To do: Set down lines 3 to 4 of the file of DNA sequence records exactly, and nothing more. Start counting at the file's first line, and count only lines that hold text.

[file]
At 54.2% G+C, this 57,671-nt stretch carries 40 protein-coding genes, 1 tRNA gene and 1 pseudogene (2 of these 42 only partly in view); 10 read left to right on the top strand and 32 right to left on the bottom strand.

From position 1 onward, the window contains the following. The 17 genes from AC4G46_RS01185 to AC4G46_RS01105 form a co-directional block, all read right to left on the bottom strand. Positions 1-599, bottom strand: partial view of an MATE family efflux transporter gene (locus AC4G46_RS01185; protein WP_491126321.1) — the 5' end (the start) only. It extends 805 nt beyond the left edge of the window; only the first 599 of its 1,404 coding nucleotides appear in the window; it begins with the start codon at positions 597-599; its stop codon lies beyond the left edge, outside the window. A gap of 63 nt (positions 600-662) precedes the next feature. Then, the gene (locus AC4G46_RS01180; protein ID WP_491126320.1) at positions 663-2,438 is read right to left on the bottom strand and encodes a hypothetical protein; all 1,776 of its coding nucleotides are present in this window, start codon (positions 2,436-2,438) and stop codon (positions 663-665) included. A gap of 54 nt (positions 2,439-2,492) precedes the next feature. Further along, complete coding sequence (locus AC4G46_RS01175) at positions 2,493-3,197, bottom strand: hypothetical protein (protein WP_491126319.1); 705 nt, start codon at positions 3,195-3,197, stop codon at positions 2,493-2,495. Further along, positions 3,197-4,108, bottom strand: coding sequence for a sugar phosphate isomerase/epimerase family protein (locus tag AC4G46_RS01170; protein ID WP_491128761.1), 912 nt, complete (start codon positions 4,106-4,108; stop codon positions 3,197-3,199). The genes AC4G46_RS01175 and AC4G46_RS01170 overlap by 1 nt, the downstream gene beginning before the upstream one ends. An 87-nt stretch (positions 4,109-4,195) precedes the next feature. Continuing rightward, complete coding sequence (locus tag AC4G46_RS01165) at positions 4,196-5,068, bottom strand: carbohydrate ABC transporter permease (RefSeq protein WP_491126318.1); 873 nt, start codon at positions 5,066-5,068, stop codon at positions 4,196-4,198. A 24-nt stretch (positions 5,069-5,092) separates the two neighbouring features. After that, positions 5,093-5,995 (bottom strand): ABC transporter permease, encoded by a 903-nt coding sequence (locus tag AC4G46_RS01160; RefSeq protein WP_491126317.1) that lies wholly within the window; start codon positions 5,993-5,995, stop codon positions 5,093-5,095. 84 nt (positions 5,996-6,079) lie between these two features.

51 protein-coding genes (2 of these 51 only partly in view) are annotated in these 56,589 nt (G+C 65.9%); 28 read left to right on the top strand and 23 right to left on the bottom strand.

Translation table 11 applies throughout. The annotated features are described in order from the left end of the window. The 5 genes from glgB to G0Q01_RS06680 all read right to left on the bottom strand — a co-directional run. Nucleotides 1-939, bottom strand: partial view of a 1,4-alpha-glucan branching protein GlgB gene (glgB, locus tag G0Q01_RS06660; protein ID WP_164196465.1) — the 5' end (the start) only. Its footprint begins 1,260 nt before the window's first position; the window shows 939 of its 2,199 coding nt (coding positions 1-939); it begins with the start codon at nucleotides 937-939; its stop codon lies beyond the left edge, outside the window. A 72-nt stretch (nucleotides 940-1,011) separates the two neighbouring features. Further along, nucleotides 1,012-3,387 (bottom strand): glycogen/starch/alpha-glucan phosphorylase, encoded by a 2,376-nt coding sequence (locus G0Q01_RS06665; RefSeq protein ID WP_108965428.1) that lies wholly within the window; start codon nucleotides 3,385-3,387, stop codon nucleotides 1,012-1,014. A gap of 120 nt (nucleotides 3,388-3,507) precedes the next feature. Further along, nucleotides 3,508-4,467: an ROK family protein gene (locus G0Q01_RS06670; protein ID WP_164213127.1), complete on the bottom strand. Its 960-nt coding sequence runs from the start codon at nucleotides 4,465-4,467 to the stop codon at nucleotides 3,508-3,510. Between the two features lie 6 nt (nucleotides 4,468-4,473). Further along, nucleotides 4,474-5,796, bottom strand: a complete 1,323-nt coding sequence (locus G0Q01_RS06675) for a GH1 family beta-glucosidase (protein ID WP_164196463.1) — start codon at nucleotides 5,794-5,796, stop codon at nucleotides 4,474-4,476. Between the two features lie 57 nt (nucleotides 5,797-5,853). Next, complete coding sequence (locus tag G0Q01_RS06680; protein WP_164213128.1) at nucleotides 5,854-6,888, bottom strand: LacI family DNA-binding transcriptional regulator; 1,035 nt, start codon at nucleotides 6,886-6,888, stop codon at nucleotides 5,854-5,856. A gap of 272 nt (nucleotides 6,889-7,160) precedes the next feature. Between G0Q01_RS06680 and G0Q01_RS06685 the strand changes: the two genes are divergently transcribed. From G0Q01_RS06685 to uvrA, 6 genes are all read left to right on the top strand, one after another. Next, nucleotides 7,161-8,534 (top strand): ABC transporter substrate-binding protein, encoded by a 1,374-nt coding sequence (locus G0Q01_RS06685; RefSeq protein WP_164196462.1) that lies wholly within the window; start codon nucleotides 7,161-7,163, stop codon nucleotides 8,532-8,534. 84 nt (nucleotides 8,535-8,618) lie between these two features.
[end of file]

51 protein-coding genes (2 of these 51 only partly in view) are annotated in these 56,589 nt (G+C 65.9%); 28 read left to right on the top strand and 23 right to left on the bottom strand.

Translation table 11 applies throughout. The annotated features are described in order from the left end of the window. The 5 genes from glgB to G0Q01_RS06680 all read right to left on the bottom strand — a co-directional run. Nucleotides 1-939, bottom strand: partial view of a 1,4-alpha-glucan branching protein GlgB gene (glgB, locus tag G0Q01_RS06660; protein ID WP_164196465.1) — the 5' end (the start) only. Its footprint begins 1,260 nt before the window's first position; the window shows 939 of its 2,199 coding nt (coding positions 1-939); it begins with the start codon at nucleotides 937-939; its stop codon lies beyond the left edge, outside the window. A 72-nt stretch (nucleotides 940-1,011) separates the two neighbouring features. Further along, nucleotides 1,012-3,387 (bottom strand): glycogen/starch/alpha-glucan phosphorylase, encoded by a 2,376-nt coding sequence (locus G0Q01_RS06665; RefSeq protein ID WP_108965428.1) that lies wholly within the window; start codon nucleotides 3,385-3,387, stop codon nucleotides 1,012-1,014. A gap of 120 nt (nucleotides 3,388-3,507) precedes the next feature. Further along, nucleotides 3,508-4,467: an ROK family protein gene (locus G0Q01_RS06670; protein ID WP_164213127.1), complete on the bottom strand. Its 960-nt coding sequence runs from the start codon at nucleotides 4,465-4,467 to the stop codon at nucleotides 3,508-3,510. Between the two features lie 6 nt (nucleotides 4,468-4,473). Further along, nucleotides 4,474-5,796, bottom strand: a complete 1,323-nt coding sequence (locus G0Q01_RS06675) for a GH1 family beta-glucosidase (protein ID WP_164196463.1) — start codon at nucleotides 5,794-5,796, stop codon at nucleotides 4,474-4,476. Between the two features lie 57 nt (nucleotides 5,797-5,853). Next, complete coding sequence (locus tag G0Q01_RS06680; protein WP_164213128.1) at nucleotides 5,854-6,888, bottom strand: LacI family DNA-binding transcriptional regulator; 1,035 nt, start codon at nucleotides 6,886-6,888, stop codon at nucleotides 5,854-5,856. A gap of 272 nt (nucleotides 6,889-7,160) precedes the next feature. Between G0Q01_RS06680 and G0Q01_RS06685 the strand changes: the two genes are divergently transcribed. From G0Q01_RS06685 to uvrA, 6 genes are all read left to right on the top strand, one after another. Next, nucleotides 7,161-8,534 (top strand): ABC transporter substrate-binding protein, encoded by a 1,374-nt coding sequence (locus G0Q01_RS06685; RefSeq protein WP_164196462.1) that lies wholly within the window; start codon nucleotides 7,161-7,163, stop codon nucleotides 8,532-8,534. 84 nt (nucleotides 8,535-8,618) lie between these two features.